This post is from the non-Reed Smith side of the blog only.

Mismatch your socks – you’re bold.  Mismatch your shoes – you’re frazzled.  Mismatch plates on a dining table – your creating ambience.  Mismatch your pizza with pineapple – well don’t knock it until you’ve tried it.  Treat the law like it’s your socks – we’ve got a problem.

That’s what we think the court did in In Re Proton-Pump Inhibitor Products Liab. Litig., 2022 WL 2819158 (D.N.J. Jul. 19, 2022) when it chose to recognize that Ohio abrogated all common law products liability claims but also chose to allow plaintiff to assert the common law heeding presumption that was not adopted by the Ohio legislature in their enactment of the Ohio Products Liability Act (OPLA). 

There was no dispute in the case at issue that plaintiff was an Ohio resident who received his prescription for Nexium in Ohio and that therefore Ohio law applied.  Ohio courts adopted the heeding presumption in Seley v. G.D. Searle & Co., 423 N.E.2d 831, 834 (Ohio 1981) based on comment j to Restatement (Second) of Torts §402A (1965).  A comment that the American Law Institute has since decided was “unfortunate” and shouldn’t be followed. See Restatement (Third) of Torts, Products Liability §2, reporters notes to comment l (1997).  So, the heeding presumption is an outdated aspect of the Ohio common law.  Which may be why the Ohio legislature did not include it when it enacted OPLA in 1998.    

OPLA was not warmly received by the Ohio judiciary.  See Ohio Academy of Trial Lawyers v. Sheward, 715 N.E.2d 1062 (Ohio 1999) (declaring large chunks of earlier version of OPLA unconstitutional); Carrel v. Allied Products Corp., 677 N.E.2d 795, 796 (Ohio 1997) (declaring that, “all common-law products liability causes of action survive [OPLA] unless specifically covered by the Act”).  So, the Ohio legislature amended OPLA in 2005 to add §2307.71(B), which states that OPLA is “intended to abrogate all common law product liability claims or causes of action.”   

Based on that very clear pronouncement, the PPI MDL court granted summary judgement on plaintiff’s claims for negligent misrepresentation, fraud/fraudulent misrepresentation, and fraudulent concealment.  In re PPI, at *8-10.  Each of the claims was based on allegations that defendants made or omitted statements regarding the drug’s safety and efficacy which the court correctly concluded amount to failure to warn claims and were therefore subsumed by OPLA.  Id.

But when it came time to address that failure warn to claim under OPLA, the court veered from strict adherence to the statute.  Apparently, the legislature’s otherwise comprehensive abrogation of pre-statute common-law does not extend to the equally common-law heeding presumption that pre-statute, common-law decisions had created   Put another way, the court’s ruling is that OPLA abrogated the common law claim of strict liability failure to warn but did not abrogate the heeding presumption associated with that common law claim despite the fact the OPLA undeniably does not include or adopt the heeding presumption.  We should note that this analysis is not in the opinion.  The court took for granted the heeding presumption applied and if that was challenged, the court did not address it.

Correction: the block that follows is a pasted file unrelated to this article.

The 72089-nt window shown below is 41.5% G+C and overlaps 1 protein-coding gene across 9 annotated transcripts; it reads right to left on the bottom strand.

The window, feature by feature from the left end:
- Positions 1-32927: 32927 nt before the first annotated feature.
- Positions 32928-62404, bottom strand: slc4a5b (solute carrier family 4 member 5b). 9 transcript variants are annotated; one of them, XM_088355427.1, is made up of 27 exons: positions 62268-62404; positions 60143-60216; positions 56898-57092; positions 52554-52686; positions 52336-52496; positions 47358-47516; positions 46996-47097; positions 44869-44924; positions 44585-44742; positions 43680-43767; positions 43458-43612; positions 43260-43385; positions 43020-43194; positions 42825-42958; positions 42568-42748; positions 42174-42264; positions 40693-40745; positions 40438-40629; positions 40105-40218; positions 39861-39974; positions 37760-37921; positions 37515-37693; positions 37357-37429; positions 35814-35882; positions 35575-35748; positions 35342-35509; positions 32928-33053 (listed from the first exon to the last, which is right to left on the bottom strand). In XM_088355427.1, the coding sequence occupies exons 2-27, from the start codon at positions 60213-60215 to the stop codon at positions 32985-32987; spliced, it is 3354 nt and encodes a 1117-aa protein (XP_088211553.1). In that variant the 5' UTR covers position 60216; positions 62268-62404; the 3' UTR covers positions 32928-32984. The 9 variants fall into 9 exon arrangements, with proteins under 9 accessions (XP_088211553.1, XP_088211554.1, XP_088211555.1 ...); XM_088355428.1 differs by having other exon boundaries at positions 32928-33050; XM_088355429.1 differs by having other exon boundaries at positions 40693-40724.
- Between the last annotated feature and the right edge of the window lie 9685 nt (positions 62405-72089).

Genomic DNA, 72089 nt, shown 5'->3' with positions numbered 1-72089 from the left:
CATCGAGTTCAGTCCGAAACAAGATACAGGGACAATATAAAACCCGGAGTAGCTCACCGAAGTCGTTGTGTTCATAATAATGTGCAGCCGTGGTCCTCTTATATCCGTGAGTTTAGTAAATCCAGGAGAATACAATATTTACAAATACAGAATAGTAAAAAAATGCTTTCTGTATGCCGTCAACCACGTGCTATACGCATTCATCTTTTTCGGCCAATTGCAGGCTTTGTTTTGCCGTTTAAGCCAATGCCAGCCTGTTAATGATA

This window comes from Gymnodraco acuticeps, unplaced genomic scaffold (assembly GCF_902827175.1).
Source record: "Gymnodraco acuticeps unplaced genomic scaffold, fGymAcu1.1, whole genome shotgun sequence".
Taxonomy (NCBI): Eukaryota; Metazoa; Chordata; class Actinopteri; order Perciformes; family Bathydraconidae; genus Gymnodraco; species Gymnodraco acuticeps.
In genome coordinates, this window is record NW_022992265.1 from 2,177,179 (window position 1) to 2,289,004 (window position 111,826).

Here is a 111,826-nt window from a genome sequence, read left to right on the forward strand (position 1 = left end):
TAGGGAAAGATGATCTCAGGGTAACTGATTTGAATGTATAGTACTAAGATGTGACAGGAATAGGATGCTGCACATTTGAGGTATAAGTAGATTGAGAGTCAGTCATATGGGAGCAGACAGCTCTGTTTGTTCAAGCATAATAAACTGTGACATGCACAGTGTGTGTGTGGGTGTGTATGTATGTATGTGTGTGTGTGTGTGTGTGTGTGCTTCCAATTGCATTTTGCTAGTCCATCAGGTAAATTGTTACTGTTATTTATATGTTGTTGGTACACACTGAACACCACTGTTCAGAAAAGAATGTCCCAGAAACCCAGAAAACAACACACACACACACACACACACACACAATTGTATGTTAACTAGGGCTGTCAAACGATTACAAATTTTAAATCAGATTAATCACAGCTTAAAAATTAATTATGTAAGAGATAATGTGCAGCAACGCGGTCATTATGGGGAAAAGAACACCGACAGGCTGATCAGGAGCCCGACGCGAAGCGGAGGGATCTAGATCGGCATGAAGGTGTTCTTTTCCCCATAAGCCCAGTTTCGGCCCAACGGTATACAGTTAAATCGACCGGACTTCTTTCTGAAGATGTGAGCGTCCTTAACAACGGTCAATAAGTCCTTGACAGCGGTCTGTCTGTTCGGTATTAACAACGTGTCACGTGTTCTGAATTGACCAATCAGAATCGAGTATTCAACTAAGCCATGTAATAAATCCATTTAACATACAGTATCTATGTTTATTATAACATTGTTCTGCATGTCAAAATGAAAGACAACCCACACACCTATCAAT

Rather than finding the heeding presumption abrogated, the court went on to interpret it in an extreme way — if any of a plaintiff’s multiple physicians dies before being deposed then the heeding presumption effectively becomes irrebuttable because the dead doctor is automatically “presumed” to follow whatever warning the plaintiff claims should have been given. Id. at *4-5.  We think, as defendants argued, that the lack of prescriber testimony should not strengthen plaintiff’s case but weaken it.  Without prescriber testimony, plaintiff “could not demonstrate that her physician would have acted differently had he been given a different warning.”  Id. at *5 (quoting Heide Heide v. Ethicon, 2020 U.S. Dist. LEXIS 48402, *11 (N.D. Ohio Mar. 20, 2020) (granting summary judgment for defendant where plaintiff failed to depose her prescriber).  Since plaintiff clearly bears the burden of causation under OPLA, this is the proper result in a post-OPLA world where pre-OPLA common law claims no longer exist. 

Since plaintiff’s initial prescriber was deceased, plaintiff got the benefit of the automatic presumption in this case.  But the court went on to scrutinize the testimony of his other two prescribers and found both were insufficient to rebut the heeding presumption.  We disagree with the court as to the prescriber who testified that he still considers the drug “safe and effective” and “nothing that he heard as the deposition [meaning what plaintiff considers should have been warned about] caused him to question [his] decision to prescribe Nexium to the plaintiff.”  Id. at *6.  If that does not rebut the presumption, we are not sure what does.   However, to get summary judgment the defendant has to demonstrate that “each and every” prescriber would not have changed his prescribing decision – so one out of three was not enough to win the day.